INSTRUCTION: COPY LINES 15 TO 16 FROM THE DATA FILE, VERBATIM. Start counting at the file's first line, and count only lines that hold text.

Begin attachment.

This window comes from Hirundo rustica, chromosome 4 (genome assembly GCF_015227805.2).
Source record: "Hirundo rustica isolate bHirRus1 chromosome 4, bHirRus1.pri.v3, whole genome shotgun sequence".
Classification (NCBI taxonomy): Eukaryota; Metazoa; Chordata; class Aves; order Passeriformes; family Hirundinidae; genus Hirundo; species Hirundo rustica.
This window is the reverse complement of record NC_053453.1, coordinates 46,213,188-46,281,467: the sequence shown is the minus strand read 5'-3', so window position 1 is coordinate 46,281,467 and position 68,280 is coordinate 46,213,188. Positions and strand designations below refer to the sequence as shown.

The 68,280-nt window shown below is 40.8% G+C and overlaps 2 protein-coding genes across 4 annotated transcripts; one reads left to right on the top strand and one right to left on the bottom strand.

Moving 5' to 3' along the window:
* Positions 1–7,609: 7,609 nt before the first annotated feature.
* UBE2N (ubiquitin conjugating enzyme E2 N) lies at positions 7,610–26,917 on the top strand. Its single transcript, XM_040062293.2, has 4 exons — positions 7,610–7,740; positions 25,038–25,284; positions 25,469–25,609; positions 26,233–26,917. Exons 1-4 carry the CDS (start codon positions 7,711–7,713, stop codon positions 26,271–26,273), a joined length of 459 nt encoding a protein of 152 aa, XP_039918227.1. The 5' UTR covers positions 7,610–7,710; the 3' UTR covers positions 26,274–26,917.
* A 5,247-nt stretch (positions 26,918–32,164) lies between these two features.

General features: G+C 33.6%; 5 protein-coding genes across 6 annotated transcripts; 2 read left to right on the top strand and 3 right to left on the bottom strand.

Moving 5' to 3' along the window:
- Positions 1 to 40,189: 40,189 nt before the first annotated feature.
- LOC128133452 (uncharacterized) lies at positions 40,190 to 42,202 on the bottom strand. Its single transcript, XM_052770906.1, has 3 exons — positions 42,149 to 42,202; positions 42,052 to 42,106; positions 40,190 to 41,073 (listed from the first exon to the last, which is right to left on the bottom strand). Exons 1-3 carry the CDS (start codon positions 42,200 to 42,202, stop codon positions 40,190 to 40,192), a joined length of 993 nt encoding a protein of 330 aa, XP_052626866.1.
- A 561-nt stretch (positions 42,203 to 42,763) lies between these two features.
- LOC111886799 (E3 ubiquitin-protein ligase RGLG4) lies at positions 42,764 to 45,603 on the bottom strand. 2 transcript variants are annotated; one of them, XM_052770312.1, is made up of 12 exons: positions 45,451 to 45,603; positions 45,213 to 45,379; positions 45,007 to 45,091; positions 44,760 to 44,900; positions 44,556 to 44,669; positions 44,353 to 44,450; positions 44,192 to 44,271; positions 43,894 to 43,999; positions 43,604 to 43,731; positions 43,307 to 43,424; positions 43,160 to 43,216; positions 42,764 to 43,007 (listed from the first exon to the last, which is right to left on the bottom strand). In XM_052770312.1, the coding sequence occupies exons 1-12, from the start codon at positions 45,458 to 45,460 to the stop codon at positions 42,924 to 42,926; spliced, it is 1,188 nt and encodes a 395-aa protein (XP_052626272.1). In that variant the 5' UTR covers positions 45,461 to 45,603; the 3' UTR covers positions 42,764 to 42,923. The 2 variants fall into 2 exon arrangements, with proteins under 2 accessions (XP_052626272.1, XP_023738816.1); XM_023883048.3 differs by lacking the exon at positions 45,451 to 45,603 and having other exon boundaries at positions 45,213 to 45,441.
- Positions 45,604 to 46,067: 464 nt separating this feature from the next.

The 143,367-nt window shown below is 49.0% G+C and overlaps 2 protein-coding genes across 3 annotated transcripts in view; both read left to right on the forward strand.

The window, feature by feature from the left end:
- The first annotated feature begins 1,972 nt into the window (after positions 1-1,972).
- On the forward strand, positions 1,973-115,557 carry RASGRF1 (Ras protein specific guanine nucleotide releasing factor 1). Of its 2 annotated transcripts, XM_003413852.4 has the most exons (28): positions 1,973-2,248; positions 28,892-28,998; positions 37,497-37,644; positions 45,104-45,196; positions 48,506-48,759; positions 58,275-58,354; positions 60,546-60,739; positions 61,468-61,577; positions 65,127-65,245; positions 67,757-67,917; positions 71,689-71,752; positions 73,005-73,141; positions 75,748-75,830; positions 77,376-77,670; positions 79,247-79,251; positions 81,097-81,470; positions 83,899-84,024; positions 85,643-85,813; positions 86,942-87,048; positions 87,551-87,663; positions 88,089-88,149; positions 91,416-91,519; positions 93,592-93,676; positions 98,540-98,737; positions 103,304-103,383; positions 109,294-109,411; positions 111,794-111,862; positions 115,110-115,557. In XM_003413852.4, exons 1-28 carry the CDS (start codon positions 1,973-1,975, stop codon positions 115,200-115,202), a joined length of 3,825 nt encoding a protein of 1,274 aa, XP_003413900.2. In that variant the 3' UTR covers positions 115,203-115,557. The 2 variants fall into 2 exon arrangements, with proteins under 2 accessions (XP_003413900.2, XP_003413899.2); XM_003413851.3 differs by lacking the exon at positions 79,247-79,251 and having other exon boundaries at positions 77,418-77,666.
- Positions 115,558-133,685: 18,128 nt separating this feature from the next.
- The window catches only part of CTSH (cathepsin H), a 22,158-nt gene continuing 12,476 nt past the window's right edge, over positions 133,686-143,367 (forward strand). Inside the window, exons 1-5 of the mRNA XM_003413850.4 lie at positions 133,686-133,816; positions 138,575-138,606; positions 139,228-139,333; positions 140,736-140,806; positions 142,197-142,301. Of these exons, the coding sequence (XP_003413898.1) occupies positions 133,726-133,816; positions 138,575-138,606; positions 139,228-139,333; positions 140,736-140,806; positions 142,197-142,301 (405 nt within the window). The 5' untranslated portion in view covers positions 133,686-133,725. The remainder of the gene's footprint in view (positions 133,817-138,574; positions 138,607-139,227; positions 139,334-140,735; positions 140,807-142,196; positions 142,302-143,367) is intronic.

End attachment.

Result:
- LOC111886799 (E3 ubiquitin-protein ligase RGLG4) lies at positions 42,764 to 45,603 on the bottom strand. 2 transcript variants are annotated; one of them, XM_052770312.1, is made up of 12 exons: positions 45,451 to 45,603; positions 45,213 to 45,379; positions 45,007 to 45,091; positions 44,760 to 44,900; positions 44,556 to 44,669; positions 44,353 to 44,450; positions 44,192 to 44,271; positions 43,894 to 43,999; positions 43,604 to 43,731; positions 43,307 to 43,424; positions 43,160 to 43,216; positions 42,764 to 43,007 (listed from the first exon to the last, which is right to left on the bottom strand). In XM_052770312.1, the coding sequence occupies exons 1-12, from the start codon at positions 45,458 to 45,460 to the stop codon at positions 42,924 to 42,926; spliced, it is 1,188 nt and encodes a 395-aa protein (XP_052626272.1). In that variant the 5' UTR covers positions 45,461 to 45,603; the 3' UTR covers positions 42,764 to 42,923. The 2 variants fall into 2 exon arrangements, with proteins under 2 accessions (XP_052626272.1, XP_023738816.1); XM_023883048.3 differs by lacking the exon at positions 45,451 to 45,603 and having other exon boundaries at positions 45,213 to 45,441.
- Positions 45,604 to 46,067: 464 nt separating this feature from the next.